The proposed repeal of the MA "gift ban" has moved to conference committee where three Senators (Benjamin Downing, Karen Spilka, Bruce Tarr) and three Representatives (Garrett Bradley, Brian Dempsey, Viriato deMacedo) will hammer out the differences between the two
versions of the bill, and therefore will determine the fate of the repeal.
The article highlights the basic arguments for and against the ban, and contrary to usual coverage, does a decent job of highlighting some of the more nuanced arguments for repealing the ban (i.e., collaborations beyond just marketing interactions are hampered) and exposes the limitations of arguments for maintaining the ban: There is no evidence to support the premise that the ban will reduce heath care costs.
Based on the quote provided by those supporting continuation of the ban, "We got some numbers from the Division of Insurance saying that drug costs have risen more slowly than other health care costs this past year. We can’t say for sure that the gift ban is responsible, but it’s interesting,” it appears that they should do a little brushing up on their economics. As a start, they might consider reading Chaos and Organization in Healthcare by Drs. Tom Lee and James Mongan of Partners Healthcare fame. By no means industry shills, they point out that removing privately owned pharmaceutical companies from the healthcare cost equation would reduce total healthcare expenditures by ~1-2% for only 1 year. Not much of an endorsement of the "evil pharma" is driving up our costs argument.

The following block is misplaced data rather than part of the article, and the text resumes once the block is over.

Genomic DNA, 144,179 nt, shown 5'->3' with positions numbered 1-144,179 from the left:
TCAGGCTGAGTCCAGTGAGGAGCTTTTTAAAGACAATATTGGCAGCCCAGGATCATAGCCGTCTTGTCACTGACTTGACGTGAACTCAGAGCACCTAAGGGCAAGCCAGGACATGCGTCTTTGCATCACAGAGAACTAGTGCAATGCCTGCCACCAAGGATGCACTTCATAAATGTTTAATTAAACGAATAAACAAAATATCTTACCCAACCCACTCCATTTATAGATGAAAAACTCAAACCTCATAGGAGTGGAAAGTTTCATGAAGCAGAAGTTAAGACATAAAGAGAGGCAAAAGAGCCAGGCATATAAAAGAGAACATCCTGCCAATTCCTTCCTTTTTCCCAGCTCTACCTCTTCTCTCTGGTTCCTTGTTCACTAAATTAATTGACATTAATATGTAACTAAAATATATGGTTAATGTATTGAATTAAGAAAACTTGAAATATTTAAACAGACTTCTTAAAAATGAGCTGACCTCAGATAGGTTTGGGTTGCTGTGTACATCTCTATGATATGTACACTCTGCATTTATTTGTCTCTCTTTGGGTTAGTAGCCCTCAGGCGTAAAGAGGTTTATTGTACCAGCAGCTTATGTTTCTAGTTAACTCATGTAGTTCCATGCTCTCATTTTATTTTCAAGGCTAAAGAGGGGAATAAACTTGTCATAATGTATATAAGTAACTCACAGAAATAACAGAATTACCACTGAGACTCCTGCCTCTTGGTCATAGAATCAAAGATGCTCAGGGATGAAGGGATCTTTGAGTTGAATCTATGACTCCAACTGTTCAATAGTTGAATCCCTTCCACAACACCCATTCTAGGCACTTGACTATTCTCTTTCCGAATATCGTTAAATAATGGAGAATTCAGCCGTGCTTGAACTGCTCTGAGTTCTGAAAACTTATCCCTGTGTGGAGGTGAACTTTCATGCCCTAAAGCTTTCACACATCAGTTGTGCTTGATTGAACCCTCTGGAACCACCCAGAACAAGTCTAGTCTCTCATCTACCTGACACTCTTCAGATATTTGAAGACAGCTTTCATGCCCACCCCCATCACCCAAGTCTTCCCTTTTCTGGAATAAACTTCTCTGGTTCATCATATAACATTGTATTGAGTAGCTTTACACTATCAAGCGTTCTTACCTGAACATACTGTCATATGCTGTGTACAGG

We'll let you judge of the rest of the arguments ... feel free to leave a comment to spark some discussion...
Gift ban is keeping some docs in the dark, hurting innovation
Boston Business Journal - by Julie M. Donnelly
For Dr. David Miller, it was a small act of civil disobedience.
“I was at a booth at a conference, and the sign said doctors from Massachusetts couldn’t take a cup of yogurt. It’s insulting — if I can be bought for a yogurt, I’m in the wrong business,” said Miller, an allergy and asthma doctor from North Dartmouth who has previously been a clinical researcher for potential new drugs. The asthma specialist often gave talks to peers about the latest treatments at events paid for by drug companies. Now those have been completely halted.